only adding to my annoyance were the drunk northgate-goers i and jenga were forced to pass on our way to my car in the northgate garage. one guy mumbled, “ooh man, that’s a pit right there…“, two girls swaying unsteadily were herded off the sidewalk and into the bike lane by the guy in their group to avoid walking by jenga, and a third man drunkenly announced, “don’t touch that dog, it’s a staffie!” he was in more danger of my sewing his mouth shut than jenga being too dangerous to touch. i’m certain my photos of her free-roaming at the party, where there were no shortage of strangers, serves as just proof. i was more concerned with her meeting other off-leash dogs than encountering a stranger. in fact, my mom was reading a book on dog breeds last week at barnes and noble, and under “american staffordshire terrier (american pit bull terrier)“, it stated clearly that the breed was very people-oriented/friendly, but could be relentless toward other dogs. yes, pit bulls were historically bred as fighting dogs, but the consequence is their tendency to be dog-aggressive; not human-aggressive. so, do me a favor: if you hear stupid, baseless comments about pit bulls being vicious towards humans, set them straight. which reminds me…
important side note: pit bulls DO NOT have “lockjaw”. the closest examples to such a thing in nature are the bite of a crocodile/alligator (for similar reasons behind the fantasy that pit bulls can lock their jaws – it only seems so due to sheer strength), and the ability of snakes to swallow their prey/eggs whole (snakes can unhinge and re-hinge their jaws to accommodate large dinners). finally, i’d like to take a moment to thank PBS, who made the programs “Nature” and “NOVA” available to me as a child. call today and become a member of your local PBS station and support quality, educational programming = save the world from the uninformed, uncultured mob one person at a time.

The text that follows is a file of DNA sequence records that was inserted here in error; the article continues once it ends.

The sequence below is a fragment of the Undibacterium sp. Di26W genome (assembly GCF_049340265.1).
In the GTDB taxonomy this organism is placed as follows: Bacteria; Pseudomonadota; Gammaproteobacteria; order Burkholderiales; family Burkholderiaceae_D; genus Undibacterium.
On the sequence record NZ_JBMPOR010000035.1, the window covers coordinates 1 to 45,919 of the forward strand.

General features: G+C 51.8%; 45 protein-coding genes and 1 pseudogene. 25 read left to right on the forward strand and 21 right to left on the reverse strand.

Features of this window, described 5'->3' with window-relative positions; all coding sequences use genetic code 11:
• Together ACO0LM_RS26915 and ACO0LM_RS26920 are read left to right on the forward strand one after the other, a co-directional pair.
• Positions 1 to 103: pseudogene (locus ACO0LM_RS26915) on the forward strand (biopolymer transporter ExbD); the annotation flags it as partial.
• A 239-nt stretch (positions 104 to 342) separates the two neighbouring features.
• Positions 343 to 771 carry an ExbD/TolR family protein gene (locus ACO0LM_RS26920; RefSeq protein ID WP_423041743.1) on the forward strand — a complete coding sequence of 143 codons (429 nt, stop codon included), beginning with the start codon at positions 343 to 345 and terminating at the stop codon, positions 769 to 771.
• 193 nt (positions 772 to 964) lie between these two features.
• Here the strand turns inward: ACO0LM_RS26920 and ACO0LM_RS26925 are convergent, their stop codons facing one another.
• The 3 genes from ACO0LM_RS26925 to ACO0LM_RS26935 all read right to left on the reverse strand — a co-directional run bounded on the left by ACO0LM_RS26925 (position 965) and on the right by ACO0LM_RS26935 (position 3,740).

to end on cheerier news – i’ve always enjoyed the drive to and from college station thanks to the great views of the country. i’ve always preferred the beauty of an open field, a tightly packed forest, and an organized stretch of corn or wheat to a city-scape or snow-capped mountains. i saw several photo opportunities, but the perils of making u-turns and parking on the shoulder of a relatively remote and hilly highway proved too much for me; i only managed one pull-over. i’ve watched my hometown overdevelop over the years – i remember being excited to see the 10+ horses on a large swath of land on the corner of highway 59 and highway 6 on my way home from middle school – it is now smothered by a monstrous whole foods with strip mall tentacles. nature taken over by an organic foods grocer…the irony is almost too much to bear. note to those whose families own land: if it’s within your power, don’t sell and don’t develop. please.
*photos property of g.cheng & imunlisted.wordpress.com
**please remember my photo sharing policy.